Mastering Calculus – Implicit Differentiation

Of the two branches of calculus, integral and differential, the latter admits to procedure while the former admits to creativity. This notwithstanding, the realm of implicit differentiation provides substantial room for confusion, and this topic often hinders a student’s progress in the calculus. Here we look at this procedure and clarify its most stubborn features.

Normally when differentiating, we are given a function y defined explicitly in terms of x. Thus the functions y = 3x + 3 or y = 3x^2 + 4x + 4 are two in which the dependent variable y is defined explicitly in terms of the independent variable x. To obtain the derivatives y’, we would simply apply our standard rules of differentiation to obtain 3 for the first function and 6x + 4 for the second.

Unfortunately, sometimes life is not that easy. Such is the case with functions. There are certain situations in which the function f(x) = y is not explicitly expressed in terms of the independent variable alone, but is rather expressed in terms of the dependent one as well. In some of these cases, the function can be solved so as to express y solely in terms of x, but often times this is impossible. The latter might occur, for example, when the dependent variable is expressed in terms of powers such as 3y^5 + x^3 = 3y – 4. Here, try as you might, you will not be able to express the variable y explicitly in terms of x.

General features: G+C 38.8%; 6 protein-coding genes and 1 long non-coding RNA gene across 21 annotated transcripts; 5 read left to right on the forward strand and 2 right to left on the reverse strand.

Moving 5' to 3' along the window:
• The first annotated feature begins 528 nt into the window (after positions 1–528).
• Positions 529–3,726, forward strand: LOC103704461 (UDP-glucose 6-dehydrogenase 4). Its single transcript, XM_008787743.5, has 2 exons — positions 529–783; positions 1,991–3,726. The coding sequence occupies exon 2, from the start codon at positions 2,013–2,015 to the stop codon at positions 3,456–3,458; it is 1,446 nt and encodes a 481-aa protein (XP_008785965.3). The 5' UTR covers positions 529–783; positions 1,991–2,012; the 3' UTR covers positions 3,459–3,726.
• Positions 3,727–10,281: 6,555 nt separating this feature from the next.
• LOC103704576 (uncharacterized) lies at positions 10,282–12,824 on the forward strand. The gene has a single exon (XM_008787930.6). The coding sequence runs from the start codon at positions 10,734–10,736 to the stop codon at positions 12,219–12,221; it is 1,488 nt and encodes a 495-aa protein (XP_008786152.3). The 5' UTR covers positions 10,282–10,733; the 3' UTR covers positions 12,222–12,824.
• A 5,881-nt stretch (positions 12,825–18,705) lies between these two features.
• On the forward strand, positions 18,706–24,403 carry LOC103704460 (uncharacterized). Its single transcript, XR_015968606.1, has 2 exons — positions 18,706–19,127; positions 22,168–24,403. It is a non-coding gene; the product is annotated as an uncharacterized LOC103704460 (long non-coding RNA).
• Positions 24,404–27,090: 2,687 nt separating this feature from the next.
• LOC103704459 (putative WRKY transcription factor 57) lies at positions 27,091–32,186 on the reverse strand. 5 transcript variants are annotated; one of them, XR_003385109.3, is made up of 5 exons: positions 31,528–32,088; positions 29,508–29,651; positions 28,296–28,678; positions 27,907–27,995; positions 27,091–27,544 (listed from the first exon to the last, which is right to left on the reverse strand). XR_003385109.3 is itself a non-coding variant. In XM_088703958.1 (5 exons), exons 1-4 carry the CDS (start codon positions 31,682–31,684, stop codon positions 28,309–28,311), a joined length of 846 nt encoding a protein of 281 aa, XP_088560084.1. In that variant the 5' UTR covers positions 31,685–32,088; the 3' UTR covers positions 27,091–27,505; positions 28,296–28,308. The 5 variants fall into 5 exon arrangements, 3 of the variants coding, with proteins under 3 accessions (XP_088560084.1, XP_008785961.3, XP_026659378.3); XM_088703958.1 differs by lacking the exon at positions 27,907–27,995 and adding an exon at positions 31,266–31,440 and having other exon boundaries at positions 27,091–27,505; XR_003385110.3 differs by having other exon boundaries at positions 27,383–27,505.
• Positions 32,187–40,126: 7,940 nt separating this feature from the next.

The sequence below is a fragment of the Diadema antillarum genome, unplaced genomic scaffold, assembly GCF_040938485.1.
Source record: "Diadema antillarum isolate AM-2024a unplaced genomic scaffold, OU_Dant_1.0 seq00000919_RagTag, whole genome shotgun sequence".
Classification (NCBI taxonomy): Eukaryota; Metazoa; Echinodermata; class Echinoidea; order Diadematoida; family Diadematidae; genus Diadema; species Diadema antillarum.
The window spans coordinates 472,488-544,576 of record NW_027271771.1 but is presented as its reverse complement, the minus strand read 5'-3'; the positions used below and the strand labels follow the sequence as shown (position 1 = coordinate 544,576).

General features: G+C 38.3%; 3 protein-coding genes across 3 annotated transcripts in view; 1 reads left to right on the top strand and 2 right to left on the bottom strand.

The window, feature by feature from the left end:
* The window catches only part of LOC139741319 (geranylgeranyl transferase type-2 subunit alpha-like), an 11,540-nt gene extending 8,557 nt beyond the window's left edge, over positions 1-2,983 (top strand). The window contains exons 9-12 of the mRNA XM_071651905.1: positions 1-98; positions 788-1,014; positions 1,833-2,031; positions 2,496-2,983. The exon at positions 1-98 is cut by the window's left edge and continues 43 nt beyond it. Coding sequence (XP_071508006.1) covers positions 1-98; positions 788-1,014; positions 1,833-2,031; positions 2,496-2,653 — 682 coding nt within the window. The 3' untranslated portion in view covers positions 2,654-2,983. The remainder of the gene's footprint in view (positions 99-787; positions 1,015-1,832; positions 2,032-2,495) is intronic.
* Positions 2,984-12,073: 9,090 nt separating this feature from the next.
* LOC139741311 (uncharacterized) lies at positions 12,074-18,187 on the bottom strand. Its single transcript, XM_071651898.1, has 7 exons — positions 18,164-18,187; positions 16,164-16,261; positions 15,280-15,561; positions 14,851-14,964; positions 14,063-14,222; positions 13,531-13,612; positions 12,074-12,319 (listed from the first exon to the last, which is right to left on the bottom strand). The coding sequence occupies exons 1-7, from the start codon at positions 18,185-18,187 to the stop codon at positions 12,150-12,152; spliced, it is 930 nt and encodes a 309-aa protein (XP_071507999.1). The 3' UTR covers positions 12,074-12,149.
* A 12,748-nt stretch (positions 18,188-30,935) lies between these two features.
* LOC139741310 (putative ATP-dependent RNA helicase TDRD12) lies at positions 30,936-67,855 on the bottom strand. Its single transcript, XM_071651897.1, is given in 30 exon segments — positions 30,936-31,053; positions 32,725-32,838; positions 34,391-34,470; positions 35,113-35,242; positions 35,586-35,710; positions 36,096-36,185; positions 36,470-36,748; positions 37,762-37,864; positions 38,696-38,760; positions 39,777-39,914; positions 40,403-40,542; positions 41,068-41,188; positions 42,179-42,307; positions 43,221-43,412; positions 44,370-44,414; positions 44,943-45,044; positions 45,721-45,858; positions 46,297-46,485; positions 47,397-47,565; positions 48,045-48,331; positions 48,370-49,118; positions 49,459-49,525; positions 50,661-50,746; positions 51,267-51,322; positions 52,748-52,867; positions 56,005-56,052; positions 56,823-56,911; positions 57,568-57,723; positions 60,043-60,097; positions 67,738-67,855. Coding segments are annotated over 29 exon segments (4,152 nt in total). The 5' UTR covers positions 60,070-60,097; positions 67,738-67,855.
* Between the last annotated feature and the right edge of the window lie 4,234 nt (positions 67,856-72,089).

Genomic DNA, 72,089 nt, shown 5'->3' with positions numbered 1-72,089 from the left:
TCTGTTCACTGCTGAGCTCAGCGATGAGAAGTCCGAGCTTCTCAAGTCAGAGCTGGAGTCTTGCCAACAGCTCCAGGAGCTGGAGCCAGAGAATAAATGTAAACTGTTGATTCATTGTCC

Fortunately, we can still differentiate in such cases, although in order to do so, we need to admit the assumption that y is a differentiable function of x. With this assumption in place, we go ahead and differentiate as normal, using the chain rule whenever we encounter a y variable. That is to say, we differentiate any y variable terms as though they were x variables, applying the standard differentiating procedures, and then affix a y’ to the derived expression. Let us make this procedure clear by applying it to the above example, that is 3y^5 + x^3 = 3y – 4.

Here we would get (15y^4)y’ + 3x^2 = 3y’. Collecting terms involving y’ to one side of the equation yields 3x^2 = 3y’ – (15y^4)y‘. Factoring out y’ on the right hand side gives 3x^2 = y'(3 – 15y^4). Finally, dividing to solve for y’, we have y’ = (3x^2)/(3 – 15y^4).

The key to this procedure is to remember that every time we differentiate an expression involving y, we must affix y’ to the result. Let us look at the hyperbola xy = 1. In this case, we can solve for y explicitly to obtain y = 1/x. Differentiating this last expression using the quotient rule would yield y’ = -1/(x^2). Let us do this example using implicit differentiation and show how we end up with the same result. Remember we must use the product rule to xy and do not forget to affix y’, when differentiating the y term. Thus we have (differentiating x first) y + xy’ = 0. Solving for y’, we have y’ = -y/x. Recalling that y = 1/x and substituting, we obtain the same result as by explicit differentiation, namely that y’ = -1/(x^2).

Implicit differentiation, therefore, need not be a bugbear in the calculus student’s portfolio. Just remember to admit the assumption that y is a differentiable function of x and begin to apply the normal procedures of differentiation to both the x and y terms. As you encounter a y term, simply affix y’. Isolate terms involving y’ and then solve. Voila, implicit differentiation.